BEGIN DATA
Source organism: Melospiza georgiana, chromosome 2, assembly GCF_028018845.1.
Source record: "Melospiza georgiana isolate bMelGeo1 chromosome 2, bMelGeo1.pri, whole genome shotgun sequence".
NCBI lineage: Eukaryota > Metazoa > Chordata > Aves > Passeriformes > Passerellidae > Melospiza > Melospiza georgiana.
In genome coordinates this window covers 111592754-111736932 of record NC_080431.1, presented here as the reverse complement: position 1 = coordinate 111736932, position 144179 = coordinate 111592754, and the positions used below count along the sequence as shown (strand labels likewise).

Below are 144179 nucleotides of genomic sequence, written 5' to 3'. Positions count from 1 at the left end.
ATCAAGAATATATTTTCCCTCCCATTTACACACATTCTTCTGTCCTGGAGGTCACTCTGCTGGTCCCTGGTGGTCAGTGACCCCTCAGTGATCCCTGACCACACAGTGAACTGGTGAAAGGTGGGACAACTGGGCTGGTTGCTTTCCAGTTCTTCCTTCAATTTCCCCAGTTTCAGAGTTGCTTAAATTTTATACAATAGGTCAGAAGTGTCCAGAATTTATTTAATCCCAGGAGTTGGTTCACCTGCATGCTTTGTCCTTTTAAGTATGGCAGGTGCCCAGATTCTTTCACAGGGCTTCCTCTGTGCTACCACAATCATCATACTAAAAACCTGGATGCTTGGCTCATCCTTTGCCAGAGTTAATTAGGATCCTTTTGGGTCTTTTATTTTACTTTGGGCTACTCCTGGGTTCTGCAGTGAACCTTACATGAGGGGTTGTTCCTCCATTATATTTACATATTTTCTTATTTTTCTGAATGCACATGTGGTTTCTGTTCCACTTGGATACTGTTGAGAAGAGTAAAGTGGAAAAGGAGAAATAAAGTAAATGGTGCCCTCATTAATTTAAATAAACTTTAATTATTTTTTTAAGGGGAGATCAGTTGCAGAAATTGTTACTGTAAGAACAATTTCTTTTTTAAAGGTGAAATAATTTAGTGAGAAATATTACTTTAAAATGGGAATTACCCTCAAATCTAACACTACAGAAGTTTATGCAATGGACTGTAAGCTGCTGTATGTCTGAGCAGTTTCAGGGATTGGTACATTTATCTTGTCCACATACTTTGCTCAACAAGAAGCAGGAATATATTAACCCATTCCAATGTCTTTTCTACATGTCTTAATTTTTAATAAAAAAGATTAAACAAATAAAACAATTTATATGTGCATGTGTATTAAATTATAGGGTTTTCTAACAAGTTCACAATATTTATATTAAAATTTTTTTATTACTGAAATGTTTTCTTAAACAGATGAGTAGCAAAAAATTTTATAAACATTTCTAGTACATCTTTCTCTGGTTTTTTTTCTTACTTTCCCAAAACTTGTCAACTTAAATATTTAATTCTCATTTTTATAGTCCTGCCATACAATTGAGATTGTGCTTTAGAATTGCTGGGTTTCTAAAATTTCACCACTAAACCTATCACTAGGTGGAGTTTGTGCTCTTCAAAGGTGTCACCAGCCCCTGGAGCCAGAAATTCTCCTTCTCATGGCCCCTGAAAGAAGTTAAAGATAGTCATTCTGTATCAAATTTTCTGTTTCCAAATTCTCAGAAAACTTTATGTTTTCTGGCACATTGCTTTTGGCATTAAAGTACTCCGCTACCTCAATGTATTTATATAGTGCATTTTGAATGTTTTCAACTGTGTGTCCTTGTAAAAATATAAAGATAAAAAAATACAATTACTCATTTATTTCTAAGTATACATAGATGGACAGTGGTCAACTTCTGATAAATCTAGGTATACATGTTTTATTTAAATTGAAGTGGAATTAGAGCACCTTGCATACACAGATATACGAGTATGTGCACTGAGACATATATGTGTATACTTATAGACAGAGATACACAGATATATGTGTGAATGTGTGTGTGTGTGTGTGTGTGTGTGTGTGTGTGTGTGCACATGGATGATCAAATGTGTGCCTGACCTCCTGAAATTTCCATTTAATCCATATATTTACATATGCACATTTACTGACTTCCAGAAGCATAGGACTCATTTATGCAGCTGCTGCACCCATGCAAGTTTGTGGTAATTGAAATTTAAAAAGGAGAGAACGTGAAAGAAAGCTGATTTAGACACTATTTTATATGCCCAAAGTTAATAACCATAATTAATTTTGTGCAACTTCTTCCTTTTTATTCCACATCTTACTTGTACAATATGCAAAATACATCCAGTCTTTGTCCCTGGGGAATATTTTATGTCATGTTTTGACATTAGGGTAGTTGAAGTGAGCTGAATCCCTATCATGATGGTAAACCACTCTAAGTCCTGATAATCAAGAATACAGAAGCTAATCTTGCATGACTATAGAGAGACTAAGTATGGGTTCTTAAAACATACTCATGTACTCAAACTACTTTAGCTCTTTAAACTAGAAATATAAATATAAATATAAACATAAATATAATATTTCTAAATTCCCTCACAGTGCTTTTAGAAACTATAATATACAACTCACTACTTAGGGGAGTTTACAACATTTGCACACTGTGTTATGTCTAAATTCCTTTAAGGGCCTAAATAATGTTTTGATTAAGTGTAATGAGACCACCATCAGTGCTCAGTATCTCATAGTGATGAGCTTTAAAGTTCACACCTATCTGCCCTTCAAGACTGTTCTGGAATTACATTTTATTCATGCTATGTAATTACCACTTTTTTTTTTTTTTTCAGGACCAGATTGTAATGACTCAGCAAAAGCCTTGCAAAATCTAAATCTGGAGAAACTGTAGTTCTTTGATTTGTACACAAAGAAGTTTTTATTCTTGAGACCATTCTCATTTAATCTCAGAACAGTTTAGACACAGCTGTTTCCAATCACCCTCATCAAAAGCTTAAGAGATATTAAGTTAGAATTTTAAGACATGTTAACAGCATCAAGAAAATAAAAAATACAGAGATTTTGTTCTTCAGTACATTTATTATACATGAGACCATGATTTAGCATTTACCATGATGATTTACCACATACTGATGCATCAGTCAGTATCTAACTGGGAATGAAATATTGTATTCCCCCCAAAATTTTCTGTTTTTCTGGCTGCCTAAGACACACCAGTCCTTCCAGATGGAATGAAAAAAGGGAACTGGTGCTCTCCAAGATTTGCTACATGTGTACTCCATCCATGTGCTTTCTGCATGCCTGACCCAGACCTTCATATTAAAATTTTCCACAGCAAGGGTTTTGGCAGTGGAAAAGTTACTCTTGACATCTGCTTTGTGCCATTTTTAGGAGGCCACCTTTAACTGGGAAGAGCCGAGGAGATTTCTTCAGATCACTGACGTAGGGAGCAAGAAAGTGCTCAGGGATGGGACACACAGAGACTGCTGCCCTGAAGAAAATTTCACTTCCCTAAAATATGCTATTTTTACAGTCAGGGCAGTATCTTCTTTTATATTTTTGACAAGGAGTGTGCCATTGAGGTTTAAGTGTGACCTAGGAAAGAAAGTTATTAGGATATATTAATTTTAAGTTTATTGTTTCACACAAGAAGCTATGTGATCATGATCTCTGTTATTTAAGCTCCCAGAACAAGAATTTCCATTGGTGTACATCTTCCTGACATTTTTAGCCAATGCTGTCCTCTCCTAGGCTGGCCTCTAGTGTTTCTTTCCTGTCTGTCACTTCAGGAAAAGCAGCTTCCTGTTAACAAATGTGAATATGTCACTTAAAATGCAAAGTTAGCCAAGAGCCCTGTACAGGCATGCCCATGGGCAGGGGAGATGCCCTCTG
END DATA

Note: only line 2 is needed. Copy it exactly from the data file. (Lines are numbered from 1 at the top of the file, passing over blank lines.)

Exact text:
Source record: "Melospiza georgiana isolate bMelGeo1 chromosome 2, bMelGeo1.pri, whole genome shotgun sequence".